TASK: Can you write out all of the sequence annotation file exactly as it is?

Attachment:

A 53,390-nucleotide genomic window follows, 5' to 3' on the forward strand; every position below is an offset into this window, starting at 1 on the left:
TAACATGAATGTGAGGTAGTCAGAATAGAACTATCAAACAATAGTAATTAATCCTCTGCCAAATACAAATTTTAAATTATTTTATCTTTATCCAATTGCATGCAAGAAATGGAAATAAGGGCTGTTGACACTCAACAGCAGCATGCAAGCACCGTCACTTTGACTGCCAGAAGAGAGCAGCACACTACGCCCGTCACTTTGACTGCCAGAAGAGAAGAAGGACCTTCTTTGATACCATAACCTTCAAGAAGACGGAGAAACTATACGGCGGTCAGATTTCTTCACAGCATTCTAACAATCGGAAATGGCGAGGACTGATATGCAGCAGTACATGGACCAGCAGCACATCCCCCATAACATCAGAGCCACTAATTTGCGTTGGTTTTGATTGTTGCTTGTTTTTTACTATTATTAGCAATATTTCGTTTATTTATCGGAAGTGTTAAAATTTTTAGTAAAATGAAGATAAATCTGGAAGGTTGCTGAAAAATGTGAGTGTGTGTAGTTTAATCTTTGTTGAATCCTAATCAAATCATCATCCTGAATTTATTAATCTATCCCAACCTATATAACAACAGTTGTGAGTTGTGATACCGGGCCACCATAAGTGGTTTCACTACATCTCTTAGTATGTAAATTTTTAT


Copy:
A 53,390-nucleotide genomic window follows, 5' to 3' on the forward strand; every position below is an offset into this window, starting at 1 on the left:
TAACATGAATGTGAGGTAGTCAGAATAGAACTATCAAACAATAGTAATTAATCCTCTGCCAAATACAAATTTTAAATTATTTTATCTTTATCCAATTGCATGCAAGAAATGGAAATAAGGGCTGTTGACACTCAACAGCAGCATGCAAGCACCGTCACTTTGACTGCCAGAAGAGAGCAGCACACTACGCCCGTCACTTTGACTGCCAGAAGAGAAGAAGGACCTTCTTTGATACCATAACCTTCAAGAAGACGGAGAAACTATACGGCGGTCAGATTTCTTCACAGCATTCTAACAATCGGAAATGGCGAGGACTGATATGCAGCAGTACATGGACCAGCAGCACATCCCCCATAACATCAGAGCCACTAATTTGCGTTGGTTTTGATTGTTGCTTGTTTTTTACTATTATTAGCAATATTTCGTTTATTTATCGGAAGTGTTAAAATTTTTAGTAAAATGAAGATAAATCTGGAAGGTTGCTGAAAAATGTGAGTGTGTGTAGTTTAATCTTTGTTGAATCCTAATCAAATCATCATCCTGAATTTATTAATCTATCCCAACCTATATAACAACAGTTGTGAGTTGTGATACCGGGCCACCATAAGTGGTTTCACTACATCTCTTAGTATGTAAATTTTTAT